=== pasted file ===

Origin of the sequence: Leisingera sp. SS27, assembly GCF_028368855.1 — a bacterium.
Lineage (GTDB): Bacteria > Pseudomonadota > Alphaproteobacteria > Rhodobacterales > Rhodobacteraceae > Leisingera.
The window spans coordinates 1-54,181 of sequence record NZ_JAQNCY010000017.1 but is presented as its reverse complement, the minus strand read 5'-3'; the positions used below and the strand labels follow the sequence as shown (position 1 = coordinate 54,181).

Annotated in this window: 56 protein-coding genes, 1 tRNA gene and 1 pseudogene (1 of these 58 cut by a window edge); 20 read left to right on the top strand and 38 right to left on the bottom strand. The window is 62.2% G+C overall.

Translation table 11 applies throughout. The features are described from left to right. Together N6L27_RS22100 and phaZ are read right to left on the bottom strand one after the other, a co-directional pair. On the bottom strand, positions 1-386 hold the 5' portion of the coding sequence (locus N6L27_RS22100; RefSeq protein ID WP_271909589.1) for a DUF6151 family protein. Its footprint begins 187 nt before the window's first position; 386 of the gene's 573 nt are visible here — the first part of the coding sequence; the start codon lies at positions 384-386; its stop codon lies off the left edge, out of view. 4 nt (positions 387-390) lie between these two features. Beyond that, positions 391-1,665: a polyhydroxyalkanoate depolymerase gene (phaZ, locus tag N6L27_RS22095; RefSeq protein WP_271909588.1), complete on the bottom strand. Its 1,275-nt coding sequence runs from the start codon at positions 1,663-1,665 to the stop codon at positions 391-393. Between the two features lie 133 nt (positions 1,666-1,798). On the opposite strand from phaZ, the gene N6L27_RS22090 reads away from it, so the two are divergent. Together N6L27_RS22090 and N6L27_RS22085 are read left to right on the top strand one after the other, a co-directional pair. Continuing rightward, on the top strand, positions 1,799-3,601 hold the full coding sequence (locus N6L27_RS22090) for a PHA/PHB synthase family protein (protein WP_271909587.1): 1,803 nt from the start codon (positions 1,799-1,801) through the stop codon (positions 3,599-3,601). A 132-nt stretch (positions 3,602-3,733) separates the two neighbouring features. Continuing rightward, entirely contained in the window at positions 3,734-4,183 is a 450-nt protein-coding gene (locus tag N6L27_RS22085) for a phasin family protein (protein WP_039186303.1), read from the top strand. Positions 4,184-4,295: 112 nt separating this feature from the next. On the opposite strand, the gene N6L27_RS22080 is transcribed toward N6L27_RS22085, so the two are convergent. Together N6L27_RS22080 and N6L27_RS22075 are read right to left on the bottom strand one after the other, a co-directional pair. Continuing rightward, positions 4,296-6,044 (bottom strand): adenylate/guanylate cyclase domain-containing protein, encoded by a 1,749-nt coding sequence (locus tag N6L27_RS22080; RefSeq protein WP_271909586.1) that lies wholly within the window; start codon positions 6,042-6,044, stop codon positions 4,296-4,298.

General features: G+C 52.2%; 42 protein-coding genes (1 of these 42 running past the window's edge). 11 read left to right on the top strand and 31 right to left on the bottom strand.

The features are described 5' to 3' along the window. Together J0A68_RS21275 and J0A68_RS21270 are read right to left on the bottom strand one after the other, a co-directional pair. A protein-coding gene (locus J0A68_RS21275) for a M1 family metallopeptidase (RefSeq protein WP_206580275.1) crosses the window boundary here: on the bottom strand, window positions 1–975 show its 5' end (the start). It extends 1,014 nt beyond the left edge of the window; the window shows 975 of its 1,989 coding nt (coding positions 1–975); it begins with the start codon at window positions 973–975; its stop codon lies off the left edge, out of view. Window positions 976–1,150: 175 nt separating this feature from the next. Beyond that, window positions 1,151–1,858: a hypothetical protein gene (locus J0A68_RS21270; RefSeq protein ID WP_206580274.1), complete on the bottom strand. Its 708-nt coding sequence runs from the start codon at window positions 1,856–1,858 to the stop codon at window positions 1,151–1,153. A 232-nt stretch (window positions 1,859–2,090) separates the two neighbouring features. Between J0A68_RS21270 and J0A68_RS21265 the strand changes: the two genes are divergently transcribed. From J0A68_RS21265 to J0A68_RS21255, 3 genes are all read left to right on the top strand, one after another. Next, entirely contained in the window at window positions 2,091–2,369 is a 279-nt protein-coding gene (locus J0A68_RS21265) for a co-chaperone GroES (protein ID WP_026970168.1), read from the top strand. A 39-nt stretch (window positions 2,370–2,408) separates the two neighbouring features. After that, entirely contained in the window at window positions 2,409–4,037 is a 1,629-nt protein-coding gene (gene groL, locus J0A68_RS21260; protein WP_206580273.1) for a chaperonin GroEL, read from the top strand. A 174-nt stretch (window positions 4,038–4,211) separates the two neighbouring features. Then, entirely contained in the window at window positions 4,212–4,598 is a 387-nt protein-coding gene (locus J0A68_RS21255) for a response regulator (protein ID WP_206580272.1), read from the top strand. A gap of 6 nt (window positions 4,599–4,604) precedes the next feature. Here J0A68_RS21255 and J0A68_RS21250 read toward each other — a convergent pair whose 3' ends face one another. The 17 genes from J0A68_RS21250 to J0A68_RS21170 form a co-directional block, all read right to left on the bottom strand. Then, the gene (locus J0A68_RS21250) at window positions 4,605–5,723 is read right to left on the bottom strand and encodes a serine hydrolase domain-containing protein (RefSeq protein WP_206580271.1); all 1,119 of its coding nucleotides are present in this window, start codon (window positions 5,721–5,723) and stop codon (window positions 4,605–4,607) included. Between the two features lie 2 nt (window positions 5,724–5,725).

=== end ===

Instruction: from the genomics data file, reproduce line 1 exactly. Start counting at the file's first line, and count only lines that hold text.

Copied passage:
Origin of the sequence: Leisingera sp. SS27, assembly GCF_028368855.1 — a bacterium.